Chasing the Beautiful God

Declaring the beauty of Jesus and His glorious return

Living in the tension between the physical and spiritual

Intro: A friend of mine recommended that I start recording these to accomodate people who would rather listen than read. So here’s my first attempt. It’s a little rough and ready, straight off my iphone but things will improve from here!

I was driving to meet a friend the other day out on the M4 at Blacktown. We’ve been meeting at Mcdonald’s on that highway every couple of weeks for the last 3 years to study the Bible. Driving down Lane Cove road the context of Jesus’ death and resurrection in Jewish history suddenly ran through my heart and mind.

For the most part the Jewish people were looking for a messiah, a “greater King David” to rise up, deliver them from the Romans (who had conquered their land) and reestablish the Kingdom of Israel. But Jesus had other plans of which few understood until after they took place. He died and was resurrected to save people into a spiritual Kingdom. This fact offended and confused people no end. In pondering, this reality struck my heart: Jesus died not just for the physical, He died primarily for the spiritual – to bring heaven to earth, to bring us into an awareness that we are as much a part of a spiritual world as a physical one. Here’s the significance of that:

The physical is so real to us as humans and as Christians. It’s all around us every day. We live in and interact with it every second. And unfortunately, the truth of what I’ve noticed is that we live as though the physical is more real than the spiritual. Yet the reality of Jesus’ death and resurrection and our infilling with the Spirit at the new birth is a calling for us to bring the spiritual and make it as much, if not more a part of our lives as the physical. In short: we’re called to live with Jesus on our minds all the time, to be in constant communion with Him (see John 15). Doing this is something we grow into and it starts like any new habit – by adding a few simple things into the routine of our days.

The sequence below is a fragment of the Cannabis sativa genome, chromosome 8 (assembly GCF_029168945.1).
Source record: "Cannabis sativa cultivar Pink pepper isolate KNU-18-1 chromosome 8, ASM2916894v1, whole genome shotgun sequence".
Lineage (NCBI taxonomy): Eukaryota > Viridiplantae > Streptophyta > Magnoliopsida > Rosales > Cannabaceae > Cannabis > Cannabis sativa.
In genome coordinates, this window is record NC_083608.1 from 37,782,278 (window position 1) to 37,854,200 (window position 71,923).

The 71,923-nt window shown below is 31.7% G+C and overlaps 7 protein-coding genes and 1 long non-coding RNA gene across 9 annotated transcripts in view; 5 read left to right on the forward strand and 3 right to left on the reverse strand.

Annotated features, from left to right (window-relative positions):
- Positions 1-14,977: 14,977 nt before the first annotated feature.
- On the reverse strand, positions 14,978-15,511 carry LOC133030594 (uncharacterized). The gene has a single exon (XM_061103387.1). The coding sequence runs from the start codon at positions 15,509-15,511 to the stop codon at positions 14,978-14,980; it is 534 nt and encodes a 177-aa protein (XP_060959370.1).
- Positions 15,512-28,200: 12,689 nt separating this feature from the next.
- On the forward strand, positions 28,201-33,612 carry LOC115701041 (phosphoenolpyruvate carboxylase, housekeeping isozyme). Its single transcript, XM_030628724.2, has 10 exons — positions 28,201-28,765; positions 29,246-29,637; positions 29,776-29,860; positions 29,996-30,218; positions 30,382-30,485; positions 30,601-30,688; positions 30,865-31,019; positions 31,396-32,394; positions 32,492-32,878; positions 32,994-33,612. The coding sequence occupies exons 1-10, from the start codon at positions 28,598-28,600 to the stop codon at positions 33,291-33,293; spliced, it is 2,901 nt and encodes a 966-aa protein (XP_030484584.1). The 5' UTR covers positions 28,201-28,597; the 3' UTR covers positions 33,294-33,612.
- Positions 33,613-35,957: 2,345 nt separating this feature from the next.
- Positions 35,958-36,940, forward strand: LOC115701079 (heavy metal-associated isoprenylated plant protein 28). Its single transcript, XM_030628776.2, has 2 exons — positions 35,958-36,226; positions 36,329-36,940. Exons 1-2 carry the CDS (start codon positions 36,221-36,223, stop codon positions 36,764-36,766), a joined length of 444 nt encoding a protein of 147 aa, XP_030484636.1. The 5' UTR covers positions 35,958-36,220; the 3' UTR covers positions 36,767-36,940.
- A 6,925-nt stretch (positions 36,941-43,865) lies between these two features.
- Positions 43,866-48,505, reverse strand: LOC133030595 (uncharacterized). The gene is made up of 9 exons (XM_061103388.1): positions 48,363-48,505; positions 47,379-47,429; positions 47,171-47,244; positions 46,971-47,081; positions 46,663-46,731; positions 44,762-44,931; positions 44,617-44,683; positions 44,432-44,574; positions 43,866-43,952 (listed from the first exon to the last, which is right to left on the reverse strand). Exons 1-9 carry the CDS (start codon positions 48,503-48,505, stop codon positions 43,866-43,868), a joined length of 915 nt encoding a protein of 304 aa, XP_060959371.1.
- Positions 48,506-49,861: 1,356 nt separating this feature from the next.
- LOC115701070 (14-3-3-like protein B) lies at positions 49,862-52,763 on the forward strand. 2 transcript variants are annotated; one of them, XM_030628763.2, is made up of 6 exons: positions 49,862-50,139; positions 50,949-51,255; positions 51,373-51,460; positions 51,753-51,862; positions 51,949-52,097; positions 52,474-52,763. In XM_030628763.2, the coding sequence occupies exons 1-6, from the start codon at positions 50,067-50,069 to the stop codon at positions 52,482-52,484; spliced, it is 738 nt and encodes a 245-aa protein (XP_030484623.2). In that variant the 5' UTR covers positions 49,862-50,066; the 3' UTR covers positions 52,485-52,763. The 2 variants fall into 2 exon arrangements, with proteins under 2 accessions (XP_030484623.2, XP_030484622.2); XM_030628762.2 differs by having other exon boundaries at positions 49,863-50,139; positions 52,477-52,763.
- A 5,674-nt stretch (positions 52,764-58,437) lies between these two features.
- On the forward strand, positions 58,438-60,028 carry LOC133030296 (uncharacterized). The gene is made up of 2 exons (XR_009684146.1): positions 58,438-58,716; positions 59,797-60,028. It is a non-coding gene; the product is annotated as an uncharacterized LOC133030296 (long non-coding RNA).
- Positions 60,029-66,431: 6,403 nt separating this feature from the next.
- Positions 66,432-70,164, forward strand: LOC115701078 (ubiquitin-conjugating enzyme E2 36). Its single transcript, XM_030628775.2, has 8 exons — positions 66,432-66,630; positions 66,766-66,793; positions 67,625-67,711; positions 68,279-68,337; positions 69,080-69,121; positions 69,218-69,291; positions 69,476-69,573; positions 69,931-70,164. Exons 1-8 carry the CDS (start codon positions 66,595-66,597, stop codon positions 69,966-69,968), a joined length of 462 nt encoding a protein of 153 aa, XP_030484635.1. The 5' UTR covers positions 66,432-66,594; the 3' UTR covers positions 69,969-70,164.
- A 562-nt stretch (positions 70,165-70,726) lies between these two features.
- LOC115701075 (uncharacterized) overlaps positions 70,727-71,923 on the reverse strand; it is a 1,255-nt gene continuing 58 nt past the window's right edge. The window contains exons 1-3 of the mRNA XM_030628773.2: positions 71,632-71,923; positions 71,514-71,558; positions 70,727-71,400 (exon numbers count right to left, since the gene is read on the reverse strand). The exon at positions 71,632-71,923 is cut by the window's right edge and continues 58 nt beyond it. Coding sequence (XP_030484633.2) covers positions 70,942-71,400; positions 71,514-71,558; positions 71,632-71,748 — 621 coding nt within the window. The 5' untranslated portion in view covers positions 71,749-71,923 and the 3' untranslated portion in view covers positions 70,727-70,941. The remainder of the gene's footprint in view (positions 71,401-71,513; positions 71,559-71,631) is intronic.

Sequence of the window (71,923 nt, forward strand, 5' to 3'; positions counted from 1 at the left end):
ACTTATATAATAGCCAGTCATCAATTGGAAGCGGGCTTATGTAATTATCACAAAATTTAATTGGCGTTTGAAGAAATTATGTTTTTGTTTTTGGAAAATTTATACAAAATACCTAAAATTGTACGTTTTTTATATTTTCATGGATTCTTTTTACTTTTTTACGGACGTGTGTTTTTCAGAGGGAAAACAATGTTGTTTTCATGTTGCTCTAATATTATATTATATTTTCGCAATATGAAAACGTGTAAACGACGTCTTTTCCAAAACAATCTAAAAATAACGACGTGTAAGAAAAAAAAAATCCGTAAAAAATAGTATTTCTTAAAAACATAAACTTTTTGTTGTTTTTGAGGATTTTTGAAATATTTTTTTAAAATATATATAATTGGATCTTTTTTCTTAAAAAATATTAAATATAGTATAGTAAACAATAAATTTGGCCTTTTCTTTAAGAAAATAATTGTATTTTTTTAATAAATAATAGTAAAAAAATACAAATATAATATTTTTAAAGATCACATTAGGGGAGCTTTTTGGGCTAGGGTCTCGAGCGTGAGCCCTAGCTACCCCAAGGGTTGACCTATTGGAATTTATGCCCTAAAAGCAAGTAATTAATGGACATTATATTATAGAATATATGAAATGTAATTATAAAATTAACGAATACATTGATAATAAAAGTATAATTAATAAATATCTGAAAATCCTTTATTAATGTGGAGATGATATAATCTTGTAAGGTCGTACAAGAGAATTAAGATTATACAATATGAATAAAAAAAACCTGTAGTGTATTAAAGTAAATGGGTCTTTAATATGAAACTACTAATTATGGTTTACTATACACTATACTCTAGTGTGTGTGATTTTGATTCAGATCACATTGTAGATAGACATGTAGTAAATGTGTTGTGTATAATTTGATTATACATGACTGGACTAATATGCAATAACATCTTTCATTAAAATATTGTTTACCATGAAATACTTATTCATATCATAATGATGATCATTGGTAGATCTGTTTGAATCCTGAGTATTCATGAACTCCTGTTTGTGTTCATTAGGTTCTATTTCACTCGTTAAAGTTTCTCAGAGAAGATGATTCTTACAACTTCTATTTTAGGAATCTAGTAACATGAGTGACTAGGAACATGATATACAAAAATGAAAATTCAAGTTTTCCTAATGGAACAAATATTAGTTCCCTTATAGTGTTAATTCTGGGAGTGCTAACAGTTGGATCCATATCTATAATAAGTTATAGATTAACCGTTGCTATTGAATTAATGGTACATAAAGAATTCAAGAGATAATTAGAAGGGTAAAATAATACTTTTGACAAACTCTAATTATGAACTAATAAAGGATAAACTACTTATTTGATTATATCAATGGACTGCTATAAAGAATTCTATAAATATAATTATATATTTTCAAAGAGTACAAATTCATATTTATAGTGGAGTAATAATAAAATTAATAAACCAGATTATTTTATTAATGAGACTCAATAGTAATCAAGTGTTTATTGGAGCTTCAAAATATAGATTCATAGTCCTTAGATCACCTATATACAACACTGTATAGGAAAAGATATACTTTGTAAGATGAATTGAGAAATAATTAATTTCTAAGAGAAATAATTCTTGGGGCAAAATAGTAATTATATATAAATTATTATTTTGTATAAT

Here’s 5 ideas for how to start to do this today:

  • Breath prayers – set a reminder on your phone to go off 4 to 5 times a day. When it goes off, send up a prayer of thanks or a prayer of request for someone in difficulty.


  • Write down a short list of prayer points and put them on the dashboard of your car, behind the steering wheel. That way whenever you drive you’re reminded to pray. Praying while driving is a great way to redeem otherwise wasted time.


  • Have worship music or a sermon series on in your car that starts as soon as you turn the car on. Don’t just get regular studio recorded worship songs but see if you can download some live worship sets/services. For example: Jon Thurlow


  • Write your prayers in a journal. I used to find prayer hard because I would start to pray and be distracted after 5 seconds. If you write your prayers it’s easier to concentrate and you start to keep a record of them.


  • At critical junctures in the day (e.g. before you start work, when you arrive home at night, etc), spend two minutes being quiet before the Lord. Letting the many thoughts and pressures of the day be laid to rest before God and wait for His voice or touch. Just 2 minutes a couple of times a day will revolutionize your day.

J. Ratcliffe

Photo by Brett Jordan from Pexels

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